The 2012 Olympian heads to Boston with a new name, new outlook.
When Amy (Hastings) Cragg crossed the line in 2:27:03 at last October’s Chicago Marathon, she didn’t scream out with the thrill of victory (she was fifth) or dance around after a huge personal record (her time matched her existing PR). Instead, she felt a more subdued emotion after several years of failed marathon attempts.
“Honestly, it was a huge relief,” Cragg says. “The whole point of Chicago was to get myself back on track with the marathon. I was just trying to get to the point where I knew I could improve.”
The 2012 Olympian at 10,000 meters will look to build on that starting point when she competes for the first time in the Boston Marathon. (She was entered in but did not start last year’s race.) Cragg has raced infrequently since Chicago, but the results have been encouraging. She won the Rock ’n’ Roll Arizona Half Marathon in 1:12:04 on January 18 while purposefully running marathon pace, then on March 14 won the U.S. 15K championship at the Gate River Run in 50:18. The light racing schedule has been offset by a longer marathon preparation period, with more weeks of higher mileage and a larger base of long runs.
“Three months out from Chicago I wasn’t anywhere close to 20-plus mile long runs,” she says, “but three months out from Boston I was already going 20-plus, and doing longer tempos. I’m just a little bit ahead. But because I’ve had this nice slow, steady build up I feel ready. Tired, but not overdone.”
Cragg found that winter mileage easier to log in Phoenix, where she, husband Alistair Cragg (a three-time Irish Olympian), and teammate Molly Huddle—who are based in Providence, Rhode Island, under coach Ray Treacy—relocated for January and February. Although she still logged most of her miles solo due to Huddle’s differing schedule and her usual training partner, New Zealand marathon record holder Kim Smith, being pregnant, Cragg was thrilled to escape snowy New England.
“I tried to train through [the weather] last year, and I was just broken by the end of the winter,” Cragg says. “This one was so much worse. Right before we left, everyone was talking about how this was going to be such an easy winter since the last one was so bad. We thought maybe we should stay, since then I could train on the [Boston Marathon] course. Now I think we’ll go down to Arizona every year.”
Buoyed by the ideal training weather In Phoenix, Cragg has a series of goals for Boston. Those include attacking the Newton Hills, coming off the hills feeling strong, and placing as high as possible in a world-class field.
“You always want to be top American, but if the [other Americans] happen to have a really bad day and you’re right in front of them, that’s nothing special either,” she says. “When it comes down to it, if there’s anyone around you with 6 miles to go, you’re going to race them. The 10K mentality kicks in. It doesn’t matter if they’re American or not.”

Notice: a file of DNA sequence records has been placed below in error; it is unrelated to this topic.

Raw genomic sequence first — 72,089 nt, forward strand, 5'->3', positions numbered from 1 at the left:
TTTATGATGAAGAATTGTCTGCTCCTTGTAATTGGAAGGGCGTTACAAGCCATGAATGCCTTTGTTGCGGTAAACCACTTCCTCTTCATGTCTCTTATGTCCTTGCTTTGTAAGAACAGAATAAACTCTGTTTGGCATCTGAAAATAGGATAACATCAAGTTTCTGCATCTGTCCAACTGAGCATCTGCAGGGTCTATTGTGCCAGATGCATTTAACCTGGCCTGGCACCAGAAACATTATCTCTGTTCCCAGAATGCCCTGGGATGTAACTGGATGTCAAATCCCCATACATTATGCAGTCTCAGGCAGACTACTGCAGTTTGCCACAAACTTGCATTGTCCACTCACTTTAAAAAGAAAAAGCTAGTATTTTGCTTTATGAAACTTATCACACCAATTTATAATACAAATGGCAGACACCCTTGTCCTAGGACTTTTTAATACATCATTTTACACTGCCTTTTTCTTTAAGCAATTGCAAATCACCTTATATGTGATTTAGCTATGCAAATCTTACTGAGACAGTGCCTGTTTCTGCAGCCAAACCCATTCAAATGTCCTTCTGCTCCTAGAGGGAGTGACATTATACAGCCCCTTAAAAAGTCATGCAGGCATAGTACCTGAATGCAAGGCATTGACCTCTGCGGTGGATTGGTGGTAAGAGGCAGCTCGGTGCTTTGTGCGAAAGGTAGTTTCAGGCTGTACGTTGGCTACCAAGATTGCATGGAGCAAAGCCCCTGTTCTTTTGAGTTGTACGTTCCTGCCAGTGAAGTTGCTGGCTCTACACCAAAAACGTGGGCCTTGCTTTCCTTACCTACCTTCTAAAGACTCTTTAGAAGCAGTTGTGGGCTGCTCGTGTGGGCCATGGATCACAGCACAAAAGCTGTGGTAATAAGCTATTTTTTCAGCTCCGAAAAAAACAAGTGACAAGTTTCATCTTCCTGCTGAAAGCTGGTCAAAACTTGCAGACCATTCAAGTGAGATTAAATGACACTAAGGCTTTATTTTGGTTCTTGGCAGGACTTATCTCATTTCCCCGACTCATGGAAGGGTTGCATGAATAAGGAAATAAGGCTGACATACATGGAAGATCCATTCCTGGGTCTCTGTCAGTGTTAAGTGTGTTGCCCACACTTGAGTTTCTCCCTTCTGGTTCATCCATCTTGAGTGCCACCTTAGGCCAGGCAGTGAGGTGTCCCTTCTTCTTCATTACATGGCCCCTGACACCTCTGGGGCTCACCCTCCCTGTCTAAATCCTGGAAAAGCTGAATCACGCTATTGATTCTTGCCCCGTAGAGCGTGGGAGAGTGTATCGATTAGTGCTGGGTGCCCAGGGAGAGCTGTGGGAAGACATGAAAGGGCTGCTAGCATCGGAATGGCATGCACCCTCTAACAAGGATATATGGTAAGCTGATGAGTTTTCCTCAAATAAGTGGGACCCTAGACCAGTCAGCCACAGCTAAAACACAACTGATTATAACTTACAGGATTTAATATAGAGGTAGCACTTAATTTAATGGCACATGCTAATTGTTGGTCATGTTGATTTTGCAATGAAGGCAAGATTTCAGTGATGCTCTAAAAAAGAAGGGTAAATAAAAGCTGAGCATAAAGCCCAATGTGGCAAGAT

One change at the top of the field is the conspicuous absence of Rita Jeptoo, who won the Boston Marathon in 2006, 2013, and 2014. Jeptoo also won the last two Chicago titles, but is now suspended for two years following a positive test for theperformance-enhancing drug EPO. With the alpha runner gone, Cragg believes the race may open up a bit more in the front.
“Jeptoo was just unbeatable when she was racing, and I think that’s because she was on drugs,” she says. “That whole thing was just such a mess. It’s so annoying.
“I guess, honestly, the mentality that I’m going in with is if I’m in fifth place, I’m going to fight for every position, because you never know who’s going to get taken down in front of you now [by a drug suspension],” Cragg continues. “I’ve gotten a little less naïve, I guess. It’s just a different mentality. Every second, every position counts because you never know any more.”
As much as Cragg wants to succeed in Boston, her long-term goals are clearly centered around next year’s Olympic Marathon Trials in February and Olympicsin August. At the Marathon Trials three years ago in Houston, Cragg ran 2:27:13, the fourth-fastest Olympic Trials time in history, but failed to qualify for the team after placing fourth. (She subsequently made the 10,000-meter team and placed 11th in the Olympics.)
“I know I can be in the top three in my heart,” Cragg says. “At the same time I’m still racing against Shalane [Flanagan], Des [Linden], Kara [Goucher], and a bunch of girls who are right behind who want to make the team just as badly. Even if Boston goes really well, I’m not going to think, ‘Oh, I’ve made it.’ Fourth place will always kind of be in the back of my mind.”